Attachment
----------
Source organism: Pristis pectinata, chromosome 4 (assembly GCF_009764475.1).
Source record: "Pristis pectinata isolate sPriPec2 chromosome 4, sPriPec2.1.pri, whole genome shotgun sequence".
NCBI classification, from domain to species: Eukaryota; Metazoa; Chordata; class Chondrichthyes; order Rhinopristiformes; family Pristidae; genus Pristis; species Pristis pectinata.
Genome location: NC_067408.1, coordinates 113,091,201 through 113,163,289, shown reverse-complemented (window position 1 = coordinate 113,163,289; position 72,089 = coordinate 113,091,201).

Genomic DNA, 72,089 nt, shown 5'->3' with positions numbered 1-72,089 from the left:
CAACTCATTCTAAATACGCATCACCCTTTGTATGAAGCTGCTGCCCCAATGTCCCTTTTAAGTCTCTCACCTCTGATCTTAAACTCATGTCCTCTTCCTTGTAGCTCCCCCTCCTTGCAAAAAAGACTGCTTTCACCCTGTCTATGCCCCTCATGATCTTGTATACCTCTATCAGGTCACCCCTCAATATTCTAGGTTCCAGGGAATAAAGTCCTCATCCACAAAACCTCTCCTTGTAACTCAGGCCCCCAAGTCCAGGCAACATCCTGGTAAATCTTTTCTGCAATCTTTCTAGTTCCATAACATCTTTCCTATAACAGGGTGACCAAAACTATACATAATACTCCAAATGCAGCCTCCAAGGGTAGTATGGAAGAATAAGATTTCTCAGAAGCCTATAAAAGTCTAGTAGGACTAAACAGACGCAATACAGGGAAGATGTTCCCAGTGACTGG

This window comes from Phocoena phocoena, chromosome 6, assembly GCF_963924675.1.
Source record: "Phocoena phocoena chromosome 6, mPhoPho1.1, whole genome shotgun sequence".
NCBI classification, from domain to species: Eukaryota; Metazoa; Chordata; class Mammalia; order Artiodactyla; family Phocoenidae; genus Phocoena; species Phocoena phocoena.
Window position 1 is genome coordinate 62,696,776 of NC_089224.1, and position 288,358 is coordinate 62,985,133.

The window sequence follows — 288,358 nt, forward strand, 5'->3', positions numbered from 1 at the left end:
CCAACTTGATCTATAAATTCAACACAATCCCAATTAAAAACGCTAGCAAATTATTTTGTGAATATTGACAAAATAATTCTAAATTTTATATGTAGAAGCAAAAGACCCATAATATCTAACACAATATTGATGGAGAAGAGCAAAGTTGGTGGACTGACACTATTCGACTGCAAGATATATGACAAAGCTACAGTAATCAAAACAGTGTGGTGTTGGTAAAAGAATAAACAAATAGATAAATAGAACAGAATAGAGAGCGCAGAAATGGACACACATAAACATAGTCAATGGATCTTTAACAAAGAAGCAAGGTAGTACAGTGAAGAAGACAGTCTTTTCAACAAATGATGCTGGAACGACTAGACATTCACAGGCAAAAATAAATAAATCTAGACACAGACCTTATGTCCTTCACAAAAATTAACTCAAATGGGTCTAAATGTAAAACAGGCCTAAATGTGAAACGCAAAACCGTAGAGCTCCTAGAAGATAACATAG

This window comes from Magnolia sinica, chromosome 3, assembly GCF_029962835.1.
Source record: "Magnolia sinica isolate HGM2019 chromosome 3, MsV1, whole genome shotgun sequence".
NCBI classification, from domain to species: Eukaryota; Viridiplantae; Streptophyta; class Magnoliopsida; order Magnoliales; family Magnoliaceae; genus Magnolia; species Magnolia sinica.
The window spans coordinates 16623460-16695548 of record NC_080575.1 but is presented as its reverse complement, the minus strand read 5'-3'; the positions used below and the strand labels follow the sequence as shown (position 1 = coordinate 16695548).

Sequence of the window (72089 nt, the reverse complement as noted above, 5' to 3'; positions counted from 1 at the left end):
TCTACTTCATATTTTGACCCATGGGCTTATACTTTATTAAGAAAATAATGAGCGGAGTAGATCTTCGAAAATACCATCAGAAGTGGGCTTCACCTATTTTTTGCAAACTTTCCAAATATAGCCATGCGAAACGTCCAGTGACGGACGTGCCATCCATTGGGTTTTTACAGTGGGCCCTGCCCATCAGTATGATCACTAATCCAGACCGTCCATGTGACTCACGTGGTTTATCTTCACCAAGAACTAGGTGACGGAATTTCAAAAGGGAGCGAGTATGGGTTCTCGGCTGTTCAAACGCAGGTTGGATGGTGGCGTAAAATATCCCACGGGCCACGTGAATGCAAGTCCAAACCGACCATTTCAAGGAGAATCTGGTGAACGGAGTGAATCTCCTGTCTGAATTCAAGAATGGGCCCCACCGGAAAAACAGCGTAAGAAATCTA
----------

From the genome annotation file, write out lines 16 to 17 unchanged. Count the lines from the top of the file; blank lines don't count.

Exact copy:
The window spans coordinates 16623460-16695548 of record NC_080575.1 but is presented as its reverse complement, the minus strand read 5'-3'; the positions used below and the strand labels follow the sequence as shown (position 1 = coordinate 16695548).

Sequence of the window (72089 nt, the reverse complement as noted above, 5' to 3'; positions counted from 1 at the left end):